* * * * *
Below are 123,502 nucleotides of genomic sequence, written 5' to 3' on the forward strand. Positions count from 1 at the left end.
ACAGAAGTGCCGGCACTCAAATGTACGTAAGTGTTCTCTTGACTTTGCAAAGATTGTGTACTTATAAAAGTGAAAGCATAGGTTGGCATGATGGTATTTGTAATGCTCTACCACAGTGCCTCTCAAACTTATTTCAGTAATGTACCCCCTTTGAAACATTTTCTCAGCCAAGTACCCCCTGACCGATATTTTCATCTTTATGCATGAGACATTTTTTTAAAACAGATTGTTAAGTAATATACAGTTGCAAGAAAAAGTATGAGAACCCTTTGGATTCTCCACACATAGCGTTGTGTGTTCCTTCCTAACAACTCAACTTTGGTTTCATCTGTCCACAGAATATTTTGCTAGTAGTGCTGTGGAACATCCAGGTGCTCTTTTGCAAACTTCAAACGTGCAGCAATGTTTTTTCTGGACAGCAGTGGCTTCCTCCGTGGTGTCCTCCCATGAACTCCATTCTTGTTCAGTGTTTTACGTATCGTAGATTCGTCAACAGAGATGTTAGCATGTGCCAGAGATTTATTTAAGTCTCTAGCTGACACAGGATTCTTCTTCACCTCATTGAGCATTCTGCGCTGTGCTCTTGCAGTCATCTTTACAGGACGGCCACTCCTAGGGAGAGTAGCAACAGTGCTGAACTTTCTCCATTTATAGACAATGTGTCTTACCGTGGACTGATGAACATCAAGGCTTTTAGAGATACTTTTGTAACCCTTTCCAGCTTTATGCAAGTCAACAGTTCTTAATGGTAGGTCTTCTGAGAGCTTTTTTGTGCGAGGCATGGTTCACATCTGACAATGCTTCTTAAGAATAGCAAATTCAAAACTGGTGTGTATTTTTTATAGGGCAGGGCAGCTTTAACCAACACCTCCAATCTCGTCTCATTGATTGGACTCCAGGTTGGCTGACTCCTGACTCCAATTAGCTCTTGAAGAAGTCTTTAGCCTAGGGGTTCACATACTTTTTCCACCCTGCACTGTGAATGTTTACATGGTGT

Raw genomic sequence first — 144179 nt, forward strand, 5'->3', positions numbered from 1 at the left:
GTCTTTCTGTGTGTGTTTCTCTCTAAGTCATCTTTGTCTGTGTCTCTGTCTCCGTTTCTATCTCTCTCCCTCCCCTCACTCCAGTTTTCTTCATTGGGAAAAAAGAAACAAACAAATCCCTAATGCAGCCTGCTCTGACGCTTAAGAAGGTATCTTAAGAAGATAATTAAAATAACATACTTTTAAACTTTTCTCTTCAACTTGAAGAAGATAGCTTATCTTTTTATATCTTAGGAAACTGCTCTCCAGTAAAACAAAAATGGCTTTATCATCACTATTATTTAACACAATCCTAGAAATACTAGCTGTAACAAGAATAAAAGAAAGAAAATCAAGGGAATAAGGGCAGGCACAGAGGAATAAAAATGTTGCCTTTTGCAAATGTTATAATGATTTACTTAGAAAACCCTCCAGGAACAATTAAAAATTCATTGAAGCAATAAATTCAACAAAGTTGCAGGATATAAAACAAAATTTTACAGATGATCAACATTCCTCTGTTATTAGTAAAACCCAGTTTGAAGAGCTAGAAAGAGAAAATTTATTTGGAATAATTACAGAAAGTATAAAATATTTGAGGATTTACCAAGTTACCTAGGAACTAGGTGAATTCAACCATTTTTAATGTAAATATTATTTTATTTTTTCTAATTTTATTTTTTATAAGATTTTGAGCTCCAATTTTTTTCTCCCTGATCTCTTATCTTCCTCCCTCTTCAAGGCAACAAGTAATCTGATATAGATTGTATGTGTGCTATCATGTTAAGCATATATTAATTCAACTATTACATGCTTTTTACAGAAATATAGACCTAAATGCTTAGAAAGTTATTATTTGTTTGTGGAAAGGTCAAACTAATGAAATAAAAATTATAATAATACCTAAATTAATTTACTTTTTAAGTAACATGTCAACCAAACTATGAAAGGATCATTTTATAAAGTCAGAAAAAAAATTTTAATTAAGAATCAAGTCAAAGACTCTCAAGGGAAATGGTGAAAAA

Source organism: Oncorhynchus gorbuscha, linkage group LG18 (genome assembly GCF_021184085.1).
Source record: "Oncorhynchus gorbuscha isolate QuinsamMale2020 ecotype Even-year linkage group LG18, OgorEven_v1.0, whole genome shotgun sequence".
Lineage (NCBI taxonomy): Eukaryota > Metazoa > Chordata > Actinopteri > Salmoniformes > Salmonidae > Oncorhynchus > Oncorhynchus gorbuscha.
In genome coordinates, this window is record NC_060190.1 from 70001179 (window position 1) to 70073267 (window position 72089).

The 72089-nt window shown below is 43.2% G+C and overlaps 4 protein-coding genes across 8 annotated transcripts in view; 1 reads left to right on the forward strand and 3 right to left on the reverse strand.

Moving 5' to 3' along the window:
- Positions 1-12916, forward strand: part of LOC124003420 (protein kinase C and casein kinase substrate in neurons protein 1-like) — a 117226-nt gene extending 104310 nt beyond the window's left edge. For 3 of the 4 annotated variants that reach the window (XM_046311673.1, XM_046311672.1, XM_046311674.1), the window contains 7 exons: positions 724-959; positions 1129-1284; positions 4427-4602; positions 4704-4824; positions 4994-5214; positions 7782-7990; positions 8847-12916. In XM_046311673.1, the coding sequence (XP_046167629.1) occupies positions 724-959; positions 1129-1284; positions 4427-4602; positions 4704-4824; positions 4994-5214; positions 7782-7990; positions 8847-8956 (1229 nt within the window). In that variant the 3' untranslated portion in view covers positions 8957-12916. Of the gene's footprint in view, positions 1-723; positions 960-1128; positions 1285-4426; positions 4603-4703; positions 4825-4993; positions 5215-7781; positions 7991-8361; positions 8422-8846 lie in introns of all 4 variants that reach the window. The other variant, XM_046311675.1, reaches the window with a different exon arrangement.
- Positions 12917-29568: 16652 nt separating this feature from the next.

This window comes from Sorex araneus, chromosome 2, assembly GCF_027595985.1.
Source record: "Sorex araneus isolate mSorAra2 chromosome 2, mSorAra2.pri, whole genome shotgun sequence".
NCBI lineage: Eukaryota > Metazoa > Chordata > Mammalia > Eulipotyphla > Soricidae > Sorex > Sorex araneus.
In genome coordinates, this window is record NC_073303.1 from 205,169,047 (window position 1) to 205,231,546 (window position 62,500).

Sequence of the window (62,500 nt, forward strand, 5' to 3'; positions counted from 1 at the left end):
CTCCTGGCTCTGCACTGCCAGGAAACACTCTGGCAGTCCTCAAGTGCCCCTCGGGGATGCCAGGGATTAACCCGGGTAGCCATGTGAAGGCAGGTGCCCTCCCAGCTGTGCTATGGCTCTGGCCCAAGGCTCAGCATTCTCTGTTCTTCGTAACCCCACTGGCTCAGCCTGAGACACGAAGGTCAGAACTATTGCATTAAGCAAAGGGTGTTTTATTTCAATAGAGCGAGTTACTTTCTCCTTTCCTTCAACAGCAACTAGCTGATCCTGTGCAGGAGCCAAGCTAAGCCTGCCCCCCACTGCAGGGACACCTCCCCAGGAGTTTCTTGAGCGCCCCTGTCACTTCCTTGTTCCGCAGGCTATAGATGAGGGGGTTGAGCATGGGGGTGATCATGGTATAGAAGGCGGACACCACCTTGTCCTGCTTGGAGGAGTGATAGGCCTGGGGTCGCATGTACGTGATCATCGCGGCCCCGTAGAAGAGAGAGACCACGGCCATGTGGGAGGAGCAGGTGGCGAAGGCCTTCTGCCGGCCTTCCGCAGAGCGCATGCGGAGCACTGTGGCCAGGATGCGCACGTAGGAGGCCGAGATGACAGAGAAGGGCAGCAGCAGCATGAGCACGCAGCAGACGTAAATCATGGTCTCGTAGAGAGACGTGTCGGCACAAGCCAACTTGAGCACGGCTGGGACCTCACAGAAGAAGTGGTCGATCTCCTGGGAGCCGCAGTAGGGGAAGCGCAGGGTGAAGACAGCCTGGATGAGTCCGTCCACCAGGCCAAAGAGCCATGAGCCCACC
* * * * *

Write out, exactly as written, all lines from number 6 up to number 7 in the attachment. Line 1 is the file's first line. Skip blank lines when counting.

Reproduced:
Source record: "Oncorhynchus gorbuscha isolate QuinsamMale2020 ecotype Even-year linkage group LG18, OgorEven_v1.0, whole genome shotgun sequence".
Lineage (NCBI taxonomy): Eukaryota > Metazoa > Chordata > Actinopteri > Salmoniformes > Salmonidae > Oncorhynchus > Oncorhynchus gorbuscha.